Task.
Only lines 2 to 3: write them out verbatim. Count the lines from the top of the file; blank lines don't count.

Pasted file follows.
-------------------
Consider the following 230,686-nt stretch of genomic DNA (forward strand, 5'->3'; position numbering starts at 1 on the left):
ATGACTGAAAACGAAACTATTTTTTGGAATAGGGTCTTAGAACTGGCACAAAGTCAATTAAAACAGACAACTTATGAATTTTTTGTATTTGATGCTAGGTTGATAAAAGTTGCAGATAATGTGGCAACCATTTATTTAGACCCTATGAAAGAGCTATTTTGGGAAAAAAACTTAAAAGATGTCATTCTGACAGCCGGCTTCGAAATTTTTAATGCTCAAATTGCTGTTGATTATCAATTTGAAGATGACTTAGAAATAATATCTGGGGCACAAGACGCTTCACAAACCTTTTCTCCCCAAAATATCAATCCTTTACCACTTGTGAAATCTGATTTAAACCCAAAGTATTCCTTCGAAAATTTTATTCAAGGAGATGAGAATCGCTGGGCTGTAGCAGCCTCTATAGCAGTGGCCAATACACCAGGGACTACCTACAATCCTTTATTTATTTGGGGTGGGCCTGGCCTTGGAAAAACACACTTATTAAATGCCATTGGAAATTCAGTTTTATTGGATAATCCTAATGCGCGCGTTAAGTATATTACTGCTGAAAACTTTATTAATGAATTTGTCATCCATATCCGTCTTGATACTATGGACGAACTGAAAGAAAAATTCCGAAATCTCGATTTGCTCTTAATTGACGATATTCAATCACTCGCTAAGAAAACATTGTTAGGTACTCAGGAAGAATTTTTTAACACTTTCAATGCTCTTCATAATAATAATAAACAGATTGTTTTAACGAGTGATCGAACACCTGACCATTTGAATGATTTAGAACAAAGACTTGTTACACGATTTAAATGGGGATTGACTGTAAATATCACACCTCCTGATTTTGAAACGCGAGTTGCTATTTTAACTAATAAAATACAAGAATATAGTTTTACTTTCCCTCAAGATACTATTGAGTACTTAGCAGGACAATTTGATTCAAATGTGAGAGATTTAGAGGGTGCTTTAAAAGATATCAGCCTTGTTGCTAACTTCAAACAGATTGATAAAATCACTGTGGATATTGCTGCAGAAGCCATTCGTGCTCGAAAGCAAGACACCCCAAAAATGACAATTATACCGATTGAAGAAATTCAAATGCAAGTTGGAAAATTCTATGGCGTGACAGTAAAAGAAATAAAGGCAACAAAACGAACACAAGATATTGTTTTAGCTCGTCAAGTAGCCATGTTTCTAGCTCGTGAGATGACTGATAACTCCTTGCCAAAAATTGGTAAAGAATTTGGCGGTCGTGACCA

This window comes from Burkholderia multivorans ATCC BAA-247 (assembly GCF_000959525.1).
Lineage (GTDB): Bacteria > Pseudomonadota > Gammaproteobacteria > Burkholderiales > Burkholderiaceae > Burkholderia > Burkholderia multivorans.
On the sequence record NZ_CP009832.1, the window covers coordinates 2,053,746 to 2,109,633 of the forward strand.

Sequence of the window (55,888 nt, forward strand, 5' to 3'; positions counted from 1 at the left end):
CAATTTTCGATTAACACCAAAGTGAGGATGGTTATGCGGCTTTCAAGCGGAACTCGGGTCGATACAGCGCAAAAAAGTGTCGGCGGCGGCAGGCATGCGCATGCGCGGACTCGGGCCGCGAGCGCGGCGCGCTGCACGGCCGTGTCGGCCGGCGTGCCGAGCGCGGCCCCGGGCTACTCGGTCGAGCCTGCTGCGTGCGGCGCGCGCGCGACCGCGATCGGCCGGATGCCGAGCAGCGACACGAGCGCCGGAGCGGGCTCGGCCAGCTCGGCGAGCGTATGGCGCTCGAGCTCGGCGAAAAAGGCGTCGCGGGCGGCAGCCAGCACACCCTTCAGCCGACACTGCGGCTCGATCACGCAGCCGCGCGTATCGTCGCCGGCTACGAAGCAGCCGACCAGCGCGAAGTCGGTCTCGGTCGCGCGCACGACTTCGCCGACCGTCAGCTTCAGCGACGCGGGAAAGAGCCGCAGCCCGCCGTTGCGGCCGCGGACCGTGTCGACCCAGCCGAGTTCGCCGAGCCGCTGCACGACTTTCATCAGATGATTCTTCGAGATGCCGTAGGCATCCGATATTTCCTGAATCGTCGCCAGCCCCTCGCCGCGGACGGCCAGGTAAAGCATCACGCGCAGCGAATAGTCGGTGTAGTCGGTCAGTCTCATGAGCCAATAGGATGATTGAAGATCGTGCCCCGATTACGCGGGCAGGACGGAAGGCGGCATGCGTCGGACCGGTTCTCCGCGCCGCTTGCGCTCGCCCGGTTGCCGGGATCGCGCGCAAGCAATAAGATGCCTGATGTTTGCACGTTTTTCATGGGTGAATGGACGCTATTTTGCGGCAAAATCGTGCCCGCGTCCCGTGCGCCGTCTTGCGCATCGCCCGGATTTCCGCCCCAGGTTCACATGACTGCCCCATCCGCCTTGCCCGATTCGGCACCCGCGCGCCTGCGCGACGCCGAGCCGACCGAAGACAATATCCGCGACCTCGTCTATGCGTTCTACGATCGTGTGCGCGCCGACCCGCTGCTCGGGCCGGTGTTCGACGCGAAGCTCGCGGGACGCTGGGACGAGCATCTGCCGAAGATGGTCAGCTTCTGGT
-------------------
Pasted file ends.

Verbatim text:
ATGACTGAAAACGAAACTATTTTTTGGAATAGGGTCTTAGAACTGGCACAAAGTCAATTAAAACAGACAACTTATGAATTTTTTGTATTTGATGCTAGGTTGATAAAAGTTGCAGATAATGTGGCAACCATTTATTTAGACCCTATGAAAGAGCTATTTTGGGAAAAAAACTTAAAAGATGTCATTCTGACAGCCGGCTTCGAAATTTTTAATGCTCAAATTGCTGTTGATTATCAATTTGAAGATGACTTAGAAATAATATCTGGGGCACAAGACGCTTCACAAACCTTTTCTCCCCAAAATATCAATCCTTTACCACTTGTGAAATCTGATTTAAACCCAAAGTATTCCTTCGAAAATTTTATTCAAGGAGATGAGAATCGCTGGGCTGTAGCAGCCTCTATAGCAGTGGCCAATACACCAGGGACTACCTACAATCCTTTATTTATTTGGGGTGGGCCTGGCCTTGGAAAAACACACTTATTAAATGCCATTGGAAATTCAGTTTTATTGGATAATCCTAATGCGCGCGTTAAGTATATTACTGCTGAAAACTTTATTAATGAATTTGTCATCCATATCCGTCTTGATACTATGGACGAACTGAAAGAAAAATTCCGAAATCTCGATTTGCTCTTAATTGACGATATTCAATCACTCGCTAAGAAAACATTGTTAGGTACTCAGGAAGAATTTTTTAACACTTTCAATGCTCTTCATAATAATAATAAACAGATTGTTTTAACGAGTGATCGAACACCTGACCATTTGAATGATTTAGAACAAAGACTTGTTACACGATTTAAATGGGGATTGACTGTAAATATCACACCTCCTGATTTTGAAACGCGAGTTGCTATTTTAACTAATAAAATACAAGAATATAGTTTTACTTTCCCTCAAGATACTATTGAGTACTTAGCAGGACAATTTGATTCAAATGTGAGAGATTTAGAGGGTGCTTTAAAAGATATCAGCCTTGTTGCTAACTTCAAACAGATTGATAAAATCACTGTGGATATTGCTGCAGAAGCCATTCGTGCTCGAAAGCAAGACACCCCAAAAATGACAATTATACCGATTGAAGAAATTCAAATGCAAGTTGGAAAATTCTATGGCGTGACAGTAAAAGAAATAAAGGCAACAAAACGAACACAAGATATTGTTTTAGCTCGTCAAGTAGCCATGTTTCTAGCTCGTGAGATGACTGATAACTCCTTGCCAAAAATTGGTAAAGAATTTGGCGGTCGTGACCA

This window comes from Burkholderia multivorans ATCC BAA-247 (assembly GCF_000959525.1).